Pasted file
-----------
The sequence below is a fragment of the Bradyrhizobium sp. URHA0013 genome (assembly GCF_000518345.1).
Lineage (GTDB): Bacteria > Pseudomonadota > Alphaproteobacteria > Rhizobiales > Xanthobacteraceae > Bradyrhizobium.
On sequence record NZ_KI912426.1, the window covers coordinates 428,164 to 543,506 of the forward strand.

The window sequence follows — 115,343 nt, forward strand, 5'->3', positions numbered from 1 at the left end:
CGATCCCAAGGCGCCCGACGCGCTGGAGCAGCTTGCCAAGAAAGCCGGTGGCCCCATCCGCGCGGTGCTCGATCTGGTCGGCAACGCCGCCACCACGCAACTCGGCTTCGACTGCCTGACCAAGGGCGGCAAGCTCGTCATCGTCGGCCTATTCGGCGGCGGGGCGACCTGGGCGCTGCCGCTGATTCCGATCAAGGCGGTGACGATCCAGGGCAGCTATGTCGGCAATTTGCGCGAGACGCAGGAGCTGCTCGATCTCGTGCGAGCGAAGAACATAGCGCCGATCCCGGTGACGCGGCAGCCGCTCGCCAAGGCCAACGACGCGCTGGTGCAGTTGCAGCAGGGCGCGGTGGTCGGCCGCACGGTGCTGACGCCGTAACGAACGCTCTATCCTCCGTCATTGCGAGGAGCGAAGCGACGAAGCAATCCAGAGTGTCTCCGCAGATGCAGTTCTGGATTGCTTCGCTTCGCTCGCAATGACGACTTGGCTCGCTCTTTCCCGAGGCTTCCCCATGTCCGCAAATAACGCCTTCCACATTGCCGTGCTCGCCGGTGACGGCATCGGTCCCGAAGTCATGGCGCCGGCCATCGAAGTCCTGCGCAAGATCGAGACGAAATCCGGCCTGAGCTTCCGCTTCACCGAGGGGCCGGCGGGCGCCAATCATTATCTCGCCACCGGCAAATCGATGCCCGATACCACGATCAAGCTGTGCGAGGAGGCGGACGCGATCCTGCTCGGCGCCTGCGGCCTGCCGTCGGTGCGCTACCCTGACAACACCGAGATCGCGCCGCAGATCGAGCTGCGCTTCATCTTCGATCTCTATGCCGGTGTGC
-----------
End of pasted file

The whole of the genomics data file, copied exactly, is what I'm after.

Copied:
The sequence below is a fragment of the Bradyrhizobium sp. URHA0013 genome (assembly GCF_000518345.1).
Lineage (GTDB): Bacteria > Pseudomonadota > Alphaproteobacteria > Rhizobiales > Xanthobacteraceae > Bradyrhizobium.
On sequence record NZ_KI912426.1, the window covers coordinates 428,164 to 543,506 of the forward strand.

The window sequence follows — 115,343 nt, forward strand, 5'->3', positions numbered from 1 at the left end:
CGATCCCAAGGCGCCCGACGCGCTGGAGCAGCTTGCCAAGAAAGCCGGTGGCCCCATCCGCGCGGTGCTCGATCTGGTCGGCAACGCCGCCACCACGCAACTCGGCTTCGACTGCCTGACCAAGGGCGGCAAGCTCGTCATCGTCGGCCTATTCGGCGGCGGGGCGACCTGGGCGCTGCCGCTGATTCCGATCAAGGCGGTGACGATCCAGGGCAGCTATGTCGGCAATTTGCGCGAGACGCAGGAGCTGCTCGATCTCGTGCGAGCGAAGAACATAGCGCCGATCCCGGTGACGCGGCAGCCGCTCGCCAAGGCCAACGACGCGCTGGTGCAGTTGCAGCAGGGCGCGGTGGTCGGCCGCACGGTGCTGACGCCGTAACGAACGCTCTATCCTCCGTCATTGCGAGGAGCGAAGCGACGAAGCAATCCAGAGTGTCTCCGCAGATGCAGTTCTGGATTGCTTCGCTTCGCTCGCAATGACGACTTGGCTCGCTCTTTCCCGAGGCTTCCCCATGTCCGCAAATAACGCCTTCCACATTGCCGTGCTCGCCGGTGACGGCATCGGTCCCGAAGTCATGGCGCCGGCCATCGAAGTCCTGCGCAAGATCGAGACGAAATCCGGCCTGAGCTTCCGCTTCACCGAGGGGCCGGCGGGCGCCAATCATTATCTCGCCACCGGCAAATCGATGCCCGATACCACGATCAAGCTGTGCGAGGAGGCGGACGCGATCCTGCTCGGCGCCTGCGGCCTGCCGTCGGTGCGCTACCCTGACAACACCGAGATCGCGCCGCAGATCGAGCTGCGCTTCATCTTCGATCTCTATGCCGGTGTGC